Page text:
NBA Playoffs, Bucks Hawks game 5: Mike Woodson, it’s your move to save your defense
NBA playoff matchups are really a chess match. Every once in a while there is a queen with limitless powers on the board -- your LeBron James, Dwyane Wade guys -- but for the most part a coach’s pieces have limits. Can only move in an L-shape, can only move diagonally, can’t shoot from the outside, can’t defend the pick-and-roll.
The coach’s job -- hide your players limitations while setting up situations to exploit your opponent’s.
Four games in, Scott Skiles is the better chess player. He has exposed Mike Woodson’s pieces. If Woodson can’t answer, the superior talent of the Hawks is in trouble.
Atlanta’s defense is really all about two big, long athletes defending the paint -- Al Horford and Josh Smith. They come flying in from the weakside and send balls four rows deep. They embarrass guys. They cover up for the fact that the actual perimeter defenders for the Hawks -- Mike Bibby and Jamal Crawford, in particular -- are not good. At all.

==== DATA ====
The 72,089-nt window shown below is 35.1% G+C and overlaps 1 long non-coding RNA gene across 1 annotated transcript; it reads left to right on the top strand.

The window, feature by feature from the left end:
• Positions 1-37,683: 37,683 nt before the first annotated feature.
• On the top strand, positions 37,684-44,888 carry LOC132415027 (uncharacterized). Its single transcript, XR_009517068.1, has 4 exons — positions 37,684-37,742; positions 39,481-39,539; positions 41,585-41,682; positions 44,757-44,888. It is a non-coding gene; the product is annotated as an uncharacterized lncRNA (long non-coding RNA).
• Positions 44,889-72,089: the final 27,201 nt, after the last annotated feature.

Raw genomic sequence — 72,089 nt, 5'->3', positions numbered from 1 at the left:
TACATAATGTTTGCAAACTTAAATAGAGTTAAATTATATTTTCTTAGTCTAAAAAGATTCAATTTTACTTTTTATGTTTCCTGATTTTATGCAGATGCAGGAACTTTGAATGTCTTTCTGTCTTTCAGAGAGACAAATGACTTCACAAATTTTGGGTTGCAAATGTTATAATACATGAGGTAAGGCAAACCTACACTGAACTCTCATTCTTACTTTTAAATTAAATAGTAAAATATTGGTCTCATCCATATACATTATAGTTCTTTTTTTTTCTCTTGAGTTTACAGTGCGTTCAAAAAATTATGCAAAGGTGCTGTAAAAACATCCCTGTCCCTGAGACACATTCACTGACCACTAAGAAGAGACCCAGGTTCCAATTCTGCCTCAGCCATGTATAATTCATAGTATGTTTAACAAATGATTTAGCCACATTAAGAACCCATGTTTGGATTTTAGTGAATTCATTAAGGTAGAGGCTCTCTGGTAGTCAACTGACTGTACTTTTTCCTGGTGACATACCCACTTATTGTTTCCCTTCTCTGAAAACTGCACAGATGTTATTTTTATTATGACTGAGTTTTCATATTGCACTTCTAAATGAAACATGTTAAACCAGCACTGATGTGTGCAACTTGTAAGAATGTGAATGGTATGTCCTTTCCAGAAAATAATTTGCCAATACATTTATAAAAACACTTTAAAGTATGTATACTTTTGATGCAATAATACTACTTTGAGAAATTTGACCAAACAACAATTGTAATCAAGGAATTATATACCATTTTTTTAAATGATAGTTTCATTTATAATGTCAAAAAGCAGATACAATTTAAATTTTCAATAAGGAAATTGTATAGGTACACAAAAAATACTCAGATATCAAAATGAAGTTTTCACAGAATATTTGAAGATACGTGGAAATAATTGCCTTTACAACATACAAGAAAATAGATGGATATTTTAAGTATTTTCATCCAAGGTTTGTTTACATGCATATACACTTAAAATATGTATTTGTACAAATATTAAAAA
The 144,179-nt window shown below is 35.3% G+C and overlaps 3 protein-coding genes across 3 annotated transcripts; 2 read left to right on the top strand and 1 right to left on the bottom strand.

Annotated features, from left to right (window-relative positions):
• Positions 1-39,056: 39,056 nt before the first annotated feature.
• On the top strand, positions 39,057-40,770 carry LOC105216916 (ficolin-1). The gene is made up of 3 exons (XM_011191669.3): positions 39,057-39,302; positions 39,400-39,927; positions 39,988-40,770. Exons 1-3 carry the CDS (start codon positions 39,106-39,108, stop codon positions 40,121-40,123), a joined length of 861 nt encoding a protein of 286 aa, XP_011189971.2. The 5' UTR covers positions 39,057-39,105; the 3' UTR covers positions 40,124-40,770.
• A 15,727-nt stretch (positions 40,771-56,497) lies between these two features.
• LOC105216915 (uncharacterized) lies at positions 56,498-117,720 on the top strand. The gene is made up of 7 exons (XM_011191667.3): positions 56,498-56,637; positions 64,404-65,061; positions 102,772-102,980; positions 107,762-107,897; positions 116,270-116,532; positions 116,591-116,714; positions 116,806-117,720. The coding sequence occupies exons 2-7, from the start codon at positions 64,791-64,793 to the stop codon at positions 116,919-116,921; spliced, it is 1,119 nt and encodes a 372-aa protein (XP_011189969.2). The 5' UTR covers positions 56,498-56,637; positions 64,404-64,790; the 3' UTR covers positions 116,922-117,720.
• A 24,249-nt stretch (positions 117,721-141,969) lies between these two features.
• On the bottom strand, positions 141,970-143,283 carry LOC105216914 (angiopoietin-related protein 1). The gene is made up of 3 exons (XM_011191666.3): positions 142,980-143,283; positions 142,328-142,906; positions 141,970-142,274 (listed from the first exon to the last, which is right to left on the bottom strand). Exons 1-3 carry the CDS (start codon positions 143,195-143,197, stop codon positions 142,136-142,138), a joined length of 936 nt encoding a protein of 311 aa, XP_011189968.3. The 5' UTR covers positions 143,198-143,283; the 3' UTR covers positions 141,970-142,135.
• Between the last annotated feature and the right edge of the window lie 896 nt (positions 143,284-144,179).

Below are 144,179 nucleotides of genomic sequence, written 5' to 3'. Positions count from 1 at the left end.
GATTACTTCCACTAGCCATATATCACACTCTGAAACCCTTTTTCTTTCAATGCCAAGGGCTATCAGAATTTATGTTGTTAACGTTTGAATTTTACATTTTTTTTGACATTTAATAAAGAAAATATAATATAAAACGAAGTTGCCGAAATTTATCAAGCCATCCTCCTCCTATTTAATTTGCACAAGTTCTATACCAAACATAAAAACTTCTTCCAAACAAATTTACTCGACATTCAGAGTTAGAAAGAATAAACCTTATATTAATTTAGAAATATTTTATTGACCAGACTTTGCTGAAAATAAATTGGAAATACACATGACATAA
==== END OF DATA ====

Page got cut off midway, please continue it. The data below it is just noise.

But for the last couple games, Skiles has pick-and-rolled the Hawks into submission. The Bucks bring one of their bigs -- say Kurt Thomas -- out to set a screen for Salmons. Joe Johnson can’t fight through it, so the Hawks almost always switch, and now Smith is on Salmons. Smith is long and pretty quick for a power forward, but he can’t get in front of Salmons 20 feet from the basket, so Salmons attacks and the Hawks defense breaks down because one of the only good defenders they have has been beat. Salmons gets the shot he wants or a good pass to someone else wide open.
The Bucks have done basically the same thing with Brandon Jennings on Bibby and Crawford. It’s why Jennings is playing like it’s November again.
The Bucks have been draining their shots, which is part of it, but they have been getting shots they like. It might be time to have Smith and Horford stay back, take away the drive and make the Bucks hit jumpshots. On the road. Salmons can do that, Jennings can be streaky but it happens. However, it beats the parade of layups and floaters from those two Bucks.
It’s a problem Atlanta needs to solve if they are serious about being serious contenders, because in the next round (if they make it) Orlando will do the same thing. And they are way better at it.
The Hawks come home to the friendly confines, where they play more aggressively. But with that has to come some smart plays, and a smart chess move by Woodson.